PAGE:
Divinest Sense

Much madness is divinest sense
To a discerning eye;
Much sense the starkest madness.
’Tis the majority
In this, as all, prevails. 
Assent, and you are sane;
Demur,—you’re straightway dangerous.
And handled with a chain.

                        -- Emily Dickinson

In a world gone mad, acting crazy may be the sanest thing you can do.  "Too much sanity may be madness," Miguel de Cervantes wrote, "and the maddest of all, to see life as it is and not as it should be."  In Don Quixote, arguably one of the finest novels ever written, Cervantes' protagonist puts this proposition to the test.  Quixote is a country bumpkin who has become thoroughly besotted with books on chivalry and knights errant.  He sets off on a series of inglorious quests in the company of a simpleton named Sancho Panza.  At first it appears that Quixote is merely deluded, mistaking a windmill for a giant, a inn for a castle, a barmaid for a lady.   But gradually, as news of Quixote's folly spreads, people begin to play along with him, and Quixote himself seems at times to be playing the role of madman as the world is transformed into his asylum.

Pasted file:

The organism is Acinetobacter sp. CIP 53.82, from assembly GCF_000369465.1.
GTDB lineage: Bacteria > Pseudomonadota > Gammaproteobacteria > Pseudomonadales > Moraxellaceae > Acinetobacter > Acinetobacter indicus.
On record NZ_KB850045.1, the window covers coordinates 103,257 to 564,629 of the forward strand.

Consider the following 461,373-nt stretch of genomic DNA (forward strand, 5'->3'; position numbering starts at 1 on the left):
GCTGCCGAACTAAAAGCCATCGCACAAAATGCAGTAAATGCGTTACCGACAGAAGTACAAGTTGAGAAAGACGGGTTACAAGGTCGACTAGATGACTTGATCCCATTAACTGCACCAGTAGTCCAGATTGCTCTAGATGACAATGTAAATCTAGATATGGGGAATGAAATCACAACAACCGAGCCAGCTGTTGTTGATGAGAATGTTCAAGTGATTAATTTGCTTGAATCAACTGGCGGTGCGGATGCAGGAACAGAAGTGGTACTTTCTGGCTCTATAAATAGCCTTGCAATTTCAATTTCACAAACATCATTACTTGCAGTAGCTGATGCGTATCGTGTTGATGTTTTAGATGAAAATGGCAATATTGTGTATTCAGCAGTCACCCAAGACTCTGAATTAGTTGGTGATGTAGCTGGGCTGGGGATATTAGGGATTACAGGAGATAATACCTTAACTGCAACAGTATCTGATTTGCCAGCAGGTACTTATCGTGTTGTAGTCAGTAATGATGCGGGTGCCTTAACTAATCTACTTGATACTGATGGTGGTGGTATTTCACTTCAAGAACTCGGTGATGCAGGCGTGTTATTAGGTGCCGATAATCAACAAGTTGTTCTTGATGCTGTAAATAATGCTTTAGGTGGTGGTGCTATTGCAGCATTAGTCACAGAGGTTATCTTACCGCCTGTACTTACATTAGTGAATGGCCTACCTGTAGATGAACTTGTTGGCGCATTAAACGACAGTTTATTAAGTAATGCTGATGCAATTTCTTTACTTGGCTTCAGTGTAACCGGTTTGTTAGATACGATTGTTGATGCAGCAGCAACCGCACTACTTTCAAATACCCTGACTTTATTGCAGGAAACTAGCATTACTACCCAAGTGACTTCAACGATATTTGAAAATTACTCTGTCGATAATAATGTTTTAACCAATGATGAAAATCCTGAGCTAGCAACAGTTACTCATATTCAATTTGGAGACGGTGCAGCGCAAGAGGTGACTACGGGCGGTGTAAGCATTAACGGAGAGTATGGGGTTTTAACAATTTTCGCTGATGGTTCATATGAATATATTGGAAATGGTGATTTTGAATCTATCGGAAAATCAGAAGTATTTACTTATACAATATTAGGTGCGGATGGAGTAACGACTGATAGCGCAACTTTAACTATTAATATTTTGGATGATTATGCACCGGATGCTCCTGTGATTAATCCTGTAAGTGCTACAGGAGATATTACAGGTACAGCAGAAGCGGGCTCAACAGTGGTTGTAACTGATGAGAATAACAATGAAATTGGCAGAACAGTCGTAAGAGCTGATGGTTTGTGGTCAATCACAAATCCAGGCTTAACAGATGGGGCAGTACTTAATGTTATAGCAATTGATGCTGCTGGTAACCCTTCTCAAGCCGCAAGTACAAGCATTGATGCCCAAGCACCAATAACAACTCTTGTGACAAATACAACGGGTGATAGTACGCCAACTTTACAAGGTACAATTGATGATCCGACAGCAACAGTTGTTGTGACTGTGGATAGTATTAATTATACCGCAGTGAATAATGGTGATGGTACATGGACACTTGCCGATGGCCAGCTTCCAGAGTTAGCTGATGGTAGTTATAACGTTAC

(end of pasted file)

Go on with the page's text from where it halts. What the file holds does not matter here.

Every religious tradition has the equivalent of the holy fool who functions as a kind of court jester in the kingdom of God.  The Old Testament prophets behaved in all sorts of outlandish ways to make a point.  Hosea married a prostitute to underscore Israel's waywardness, and Ezekiel gave the Israelites a taste of things to come by cooking his bread over cow manure.  St. Simeon, one of the Desert Fathers, tied a dead dog around his waist and dragged it through the streets of Emesha.  Zen masters are famous for their high jinks, and the Muslim sage Nasrudin often seemed inspired by the village idiot.  The prophet Elijah once appeared to Rabbi Baruqa in a vision and told him that no one would share in the world to come except two men who had come into the marketplace.  The pair turned out to be jesters.

The biggest fool of all may have been Jesus Christ himself.  Against all evidence to the contrary, he proclaimed that the kingdom of God was at hand.  He coddled sinners and excoriated the righteous.  He saw to it that hungry people ate their fill when there didn't appear to be enough food to go around.  He could make people think that water was the finest wine.  He got them to believe the lame could walk, the blind could see and the dead could live.  He was obviously insane -- and dangerously so.  The authorities figured they could put an end to his antics by putting an end to him.  Yet here we are 2,000 years later still struggling to come to terms with him.  Was he a man?  Was he a god?  Was he putting us on?  It turns out that Jesus, the holy fool, might have gotten the last laugh.   

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